Department of Health

Key messages

  • Scabies is a highly contagious parasitic skin infestation.
  • Infested people should be excluded from school or the workplace until the day following the first application of appropriate treatment.
  • Crusted (Norwegian) scabies is a particularly virulent infestation that can occur in elderly, debilitated or immunosuppressed patients, including those with HIV infection. It is more difficult to treat.
  • Prevention measures include educating the public about the mode of spread, early diagnosis and treatment, and promoting good personal hygiene.

Notification requirement for scabies

Notification is not required.

Primary school and children’s services centres exclusion for scabies

Exclude until the day after appropriate treatment has commenced.

Infectious agent of scabies

The Sarcoptes scabiei mite is a tiny eight-legged creature that is barely visible to the naked eye. Females are 0.3–0.4 mm long and 0.25–0.35 mm wide. Males are less than half the size of the female.

Scabies life cycle

The mite undergoes four stages in its life cycle: egg, larva, nymph and adult. The female mite burrows into the skin and lays eggs. Eggs hatch after 2–3 days, and larvae travel to the skin surface, where they moult into nymphs and become adult mites. The period from fertilisation to adult mite ranges from 10 to 15 days. Female mites live for about 2 months, lay three eggs a day and can travel up to 3 cm per minute.

Identification of scabies

Clinical features

Scabies is a highly contagious parasitic skin infestation, characterised by thin, slightly elevated, wavy grey–white burrows that contain the mites and eggs. Multiple papules and vesicles soon appear.

The most common sites for burrows are between the fingers and toes, anterior surfaces of the wrists and elbows, axillae, lower abdomen, beneath breasts and genitalia. The face, head, palms and soles are seldom involved in adults. In infants, the elderly and immunosuppressed people, any area of skin may be infested.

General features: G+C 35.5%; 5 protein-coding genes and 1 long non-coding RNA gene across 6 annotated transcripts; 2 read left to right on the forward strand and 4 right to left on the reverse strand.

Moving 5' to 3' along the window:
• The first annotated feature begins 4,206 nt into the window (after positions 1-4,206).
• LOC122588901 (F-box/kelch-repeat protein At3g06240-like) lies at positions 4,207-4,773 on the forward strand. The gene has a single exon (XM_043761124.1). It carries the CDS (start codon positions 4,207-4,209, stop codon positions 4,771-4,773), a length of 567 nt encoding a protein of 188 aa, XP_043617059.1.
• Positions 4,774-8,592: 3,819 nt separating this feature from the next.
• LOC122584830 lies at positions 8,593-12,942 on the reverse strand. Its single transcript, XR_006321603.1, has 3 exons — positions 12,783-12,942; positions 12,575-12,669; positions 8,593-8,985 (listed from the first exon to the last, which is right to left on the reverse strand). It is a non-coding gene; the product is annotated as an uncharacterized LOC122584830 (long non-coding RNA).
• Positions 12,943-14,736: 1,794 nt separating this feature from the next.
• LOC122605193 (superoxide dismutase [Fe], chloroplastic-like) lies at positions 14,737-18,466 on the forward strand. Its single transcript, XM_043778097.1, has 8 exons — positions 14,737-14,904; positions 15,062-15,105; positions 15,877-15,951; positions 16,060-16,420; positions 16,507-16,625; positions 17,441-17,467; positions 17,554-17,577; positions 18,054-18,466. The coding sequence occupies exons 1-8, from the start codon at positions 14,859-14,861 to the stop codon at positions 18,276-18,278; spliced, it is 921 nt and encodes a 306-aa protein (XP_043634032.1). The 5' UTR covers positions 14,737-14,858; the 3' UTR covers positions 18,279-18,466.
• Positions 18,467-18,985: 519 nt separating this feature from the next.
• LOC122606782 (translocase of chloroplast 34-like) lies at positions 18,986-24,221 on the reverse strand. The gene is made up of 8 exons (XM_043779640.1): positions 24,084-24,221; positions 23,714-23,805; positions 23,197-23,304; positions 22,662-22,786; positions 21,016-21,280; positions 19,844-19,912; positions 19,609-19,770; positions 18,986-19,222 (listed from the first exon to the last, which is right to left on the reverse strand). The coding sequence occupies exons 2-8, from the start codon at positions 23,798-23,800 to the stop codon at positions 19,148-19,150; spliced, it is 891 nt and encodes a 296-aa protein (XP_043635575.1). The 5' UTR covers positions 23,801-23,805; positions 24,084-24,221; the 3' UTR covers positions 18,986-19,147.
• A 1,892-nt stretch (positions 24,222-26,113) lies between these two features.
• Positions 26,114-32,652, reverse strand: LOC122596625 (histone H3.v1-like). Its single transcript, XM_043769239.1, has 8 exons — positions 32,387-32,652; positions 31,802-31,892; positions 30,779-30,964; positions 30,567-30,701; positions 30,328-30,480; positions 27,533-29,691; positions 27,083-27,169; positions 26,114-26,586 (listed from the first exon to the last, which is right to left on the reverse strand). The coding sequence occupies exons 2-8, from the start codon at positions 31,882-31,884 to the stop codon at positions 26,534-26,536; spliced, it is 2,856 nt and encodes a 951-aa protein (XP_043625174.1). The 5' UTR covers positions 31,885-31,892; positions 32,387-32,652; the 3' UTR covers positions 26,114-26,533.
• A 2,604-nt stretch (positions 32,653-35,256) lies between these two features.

Nodular scabies results from an exaggerated hypersensitivity reaction, and is characterised by chronic, pruritic nodules that are often localised to the axilla, groin and genitalia.

Itching varies from person to person but may be severe. It tends to be more marked at night or following a hot bath. Scratching may lead to secondary bacterial infections.

Crusted (Norwegian) scabies

This is a particularly virulent infestation that can occur in elderly, debilitated or immunosuppressed patients, including those with HIV infection. These patients are highly infectious and difficult to treat. Large areas of the body may appear scaly and crusted, with thousands of mites and eggs. Topical treatments may not penetrate the crusted, thickened skin, leading to treatment failure.

Crusted scabies may be misdiagnosed as psoriasis or eczema.


Diagnosis is commonly made clinically by examining the burrows or rash. The diagnosis may be confirmed by scraping the burrows with a needle or scalpel blade, and identifying the mites or eggs under a microscope. A negative result on skin scraping is not always conclusive, as the infested person may have few mites (on average 10–15), and these can easily be missed on skin scraping. In atypical cases, biopsy may help confirm the diagnosis.

Incubation period of scabies

It may take 2–6 weeks before itching occurs in a person not previously exposed to scabies.

Symptoms develop much more quickly if a person is re-exposed, often within 1–4 days.

The incubation period may be shorter if infestation is acquired from a person with crusted (Norwegian) scabies. In this case, it is between 10 and 14 days.

Public health significance and occurrence of scabies

Scabies occurs worldwide regardless of age, sex, race, socioeconomic status or standards of personal hygiene.

Cyclical epidemics occur at intervals of 10–15 years.

Outbreaks may occur in childcare centres and kindergartens, and are frequently reported in nursing homes and institutions. Scabies is more likely to spread in situations of overcrowding.

Superinfections secondary to crusted (Norwegian) scabies are more prevalent among high-risk groups, and therefore affected patients should be screened for HIV and/or HTLV-1 infection.